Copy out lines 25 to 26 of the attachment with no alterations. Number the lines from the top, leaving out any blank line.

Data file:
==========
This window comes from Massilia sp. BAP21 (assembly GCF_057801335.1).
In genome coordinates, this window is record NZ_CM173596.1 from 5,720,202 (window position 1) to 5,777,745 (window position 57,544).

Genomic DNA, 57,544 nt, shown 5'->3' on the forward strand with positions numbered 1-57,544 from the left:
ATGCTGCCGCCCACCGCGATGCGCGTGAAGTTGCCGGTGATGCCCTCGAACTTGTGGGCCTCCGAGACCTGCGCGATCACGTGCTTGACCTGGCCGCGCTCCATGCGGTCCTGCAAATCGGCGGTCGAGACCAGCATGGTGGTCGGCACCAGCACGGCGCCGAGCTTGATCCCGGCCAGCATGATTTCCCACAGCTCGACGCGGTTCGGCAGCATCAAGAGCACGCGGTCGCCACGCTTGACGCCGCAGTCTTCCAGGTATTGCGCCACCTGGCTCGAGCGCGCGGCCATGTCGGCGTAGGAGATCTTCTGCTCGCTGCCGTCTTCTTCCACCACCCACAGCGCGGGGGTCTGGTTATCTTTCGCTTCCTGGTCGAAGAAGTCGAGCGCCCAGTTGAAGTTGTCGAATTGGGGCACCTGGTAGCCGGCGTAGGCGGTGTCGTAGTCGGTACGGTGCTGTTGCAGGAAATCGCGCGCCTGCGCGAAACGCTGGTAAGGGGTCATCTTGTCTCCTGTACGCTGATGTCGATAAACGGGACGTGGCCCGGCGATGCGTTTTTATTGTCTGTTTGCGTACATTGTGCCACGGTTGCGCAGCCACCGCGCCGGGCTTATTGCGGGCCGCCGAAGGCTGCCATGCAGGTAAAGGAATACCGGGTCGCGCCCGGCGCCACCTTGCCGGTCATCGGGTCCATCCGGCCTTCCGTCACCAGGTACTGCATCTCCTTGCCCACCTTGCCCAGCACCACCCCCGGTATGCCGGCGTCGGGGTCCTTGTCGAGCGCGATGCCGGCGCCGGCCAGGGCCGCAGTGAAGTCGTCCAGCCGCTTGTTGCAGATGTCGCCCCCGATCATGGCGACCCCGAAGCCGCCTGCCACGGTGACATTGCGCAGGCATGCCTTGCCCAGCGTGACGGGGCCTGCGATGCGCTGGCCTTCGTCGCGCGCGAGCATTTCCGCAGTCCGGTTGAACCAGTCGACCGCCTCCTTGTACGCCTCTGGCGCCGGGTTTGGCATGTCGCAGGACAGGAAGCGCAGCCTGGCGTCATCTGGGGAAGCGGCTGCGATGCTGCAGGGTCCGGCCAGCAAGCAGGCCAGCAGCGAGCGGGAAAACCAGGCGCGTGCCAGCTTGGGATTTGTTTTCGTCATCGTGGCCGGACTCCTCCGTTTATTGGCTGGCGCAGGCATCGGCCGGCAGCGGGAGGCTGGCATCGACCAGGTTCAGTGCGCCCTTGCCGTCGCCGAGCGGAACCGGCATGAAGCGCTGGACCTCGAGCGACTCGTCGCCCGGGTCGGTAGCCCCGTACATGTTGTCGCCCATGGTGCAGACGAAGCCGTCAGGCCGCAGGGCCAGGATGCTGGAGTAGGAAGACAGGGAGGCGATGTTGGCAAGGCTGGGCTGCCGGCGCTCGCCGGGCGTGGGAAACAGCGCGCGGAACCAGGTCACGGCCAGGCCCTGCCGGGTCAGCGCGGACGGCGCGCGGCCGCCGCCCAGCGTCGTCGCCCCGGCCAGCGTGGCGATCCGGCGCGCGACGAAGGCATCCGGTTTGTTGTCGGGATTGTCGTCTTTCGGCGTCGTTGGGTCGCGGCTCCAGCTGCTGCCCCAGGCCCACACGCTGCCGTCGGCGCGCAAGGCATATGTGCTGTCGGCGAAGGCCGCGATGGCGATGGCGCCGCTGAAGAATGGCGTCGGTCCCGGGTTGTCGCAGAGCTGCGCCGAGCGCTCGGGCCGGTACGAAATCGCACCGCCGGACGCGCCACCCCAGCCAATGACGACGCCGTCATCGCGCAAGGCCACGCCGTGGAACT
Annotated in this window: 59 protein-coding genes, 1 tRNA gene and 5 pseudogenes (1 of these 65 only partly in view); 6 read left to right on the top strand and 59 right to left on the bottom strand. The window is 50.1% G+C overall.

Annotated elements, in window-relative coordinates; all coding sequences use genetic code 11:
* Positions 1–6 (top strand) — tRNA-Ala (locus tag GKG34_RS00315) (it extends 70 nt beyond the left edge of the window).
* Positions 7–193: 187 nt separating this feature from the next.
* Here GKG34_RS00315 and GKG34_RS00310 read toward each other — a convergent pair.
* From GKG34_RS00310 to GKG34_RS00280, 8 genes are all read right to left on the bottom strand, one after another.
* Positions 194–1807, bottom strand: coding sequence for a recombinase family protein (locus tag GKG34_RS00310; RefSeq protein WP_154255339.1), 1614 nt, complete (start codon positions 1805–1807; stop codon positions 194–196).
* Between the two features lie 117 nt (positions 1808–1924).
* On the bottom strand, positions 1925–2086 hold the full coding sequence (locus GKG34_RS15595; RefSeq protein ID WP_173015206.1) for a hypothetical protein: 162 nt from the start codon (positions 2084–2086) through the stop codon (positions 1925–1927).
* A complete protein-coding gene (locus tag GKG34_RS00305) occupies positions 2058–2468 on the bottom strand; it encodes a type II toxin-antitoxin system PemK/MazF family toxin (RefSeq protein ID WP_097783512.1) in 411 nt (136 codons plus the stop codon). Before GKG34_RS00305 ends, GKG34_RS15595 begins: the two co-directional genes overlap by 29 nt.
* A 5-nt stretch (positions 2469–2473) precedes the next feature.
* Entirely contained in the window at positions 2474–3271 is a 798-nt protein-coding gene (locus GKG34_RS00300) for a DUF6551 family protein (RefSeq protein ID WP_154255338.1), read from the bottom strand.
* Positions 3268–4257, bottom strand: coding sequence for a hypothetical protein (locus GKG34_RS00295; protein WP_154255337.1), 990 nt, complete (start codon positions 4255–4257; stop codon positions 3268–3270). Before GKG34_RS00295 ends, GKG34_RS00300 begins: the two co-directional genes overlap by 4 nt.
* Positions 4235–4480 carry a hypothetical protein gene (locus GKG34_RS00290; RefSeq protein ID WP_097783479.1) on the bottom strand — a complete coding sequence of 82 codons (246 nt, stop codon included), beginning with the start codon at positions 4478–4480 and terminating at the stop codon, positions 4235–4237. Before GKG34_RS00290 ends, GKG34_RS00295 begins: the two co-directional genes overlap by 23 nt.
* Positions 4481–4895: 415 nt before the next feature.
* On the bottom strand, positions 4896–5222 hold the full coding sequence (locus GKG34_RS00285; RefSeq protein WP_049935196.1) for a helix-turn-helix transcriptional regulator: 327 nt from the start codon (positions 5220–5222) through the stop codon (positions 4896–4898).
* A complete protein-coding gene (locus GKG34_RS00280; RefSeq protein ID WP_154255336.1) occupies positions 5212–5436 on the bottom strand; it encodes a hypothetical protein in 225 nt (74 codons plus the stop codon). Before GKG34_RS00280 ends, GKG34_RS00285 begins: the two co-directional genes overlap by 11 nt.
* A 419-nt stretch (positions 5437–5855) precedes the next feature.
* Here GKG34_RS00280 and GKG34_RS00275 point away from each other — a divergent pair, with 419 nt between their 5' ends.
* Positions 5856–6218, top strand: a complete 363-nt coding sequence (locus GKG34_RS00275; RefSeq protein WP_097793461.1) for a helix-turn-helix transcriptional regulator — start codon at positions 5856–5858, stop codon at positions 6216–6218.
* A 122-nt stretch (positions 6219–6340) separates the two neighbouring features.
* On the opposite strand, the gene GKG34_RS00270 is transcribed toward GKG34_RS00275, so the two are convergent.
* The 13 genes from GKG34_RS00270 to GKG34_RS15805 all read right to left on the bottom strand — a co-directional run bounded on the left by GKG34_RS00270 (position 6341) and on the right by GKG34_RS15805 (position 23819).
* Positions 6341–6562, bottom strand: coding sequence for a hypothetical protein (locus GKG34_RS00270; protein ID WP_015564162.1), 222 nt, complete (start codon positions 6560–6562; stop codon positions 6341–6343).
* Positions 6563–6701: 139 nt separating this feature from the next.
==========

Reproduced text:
* A 122-nt stretch (positions 6219–6340) separates the two neighbouring features.
* On the opposite strand, the gene GKG34_RS00270 is transcribed toward GKG34_RS00275, so the two are convergent.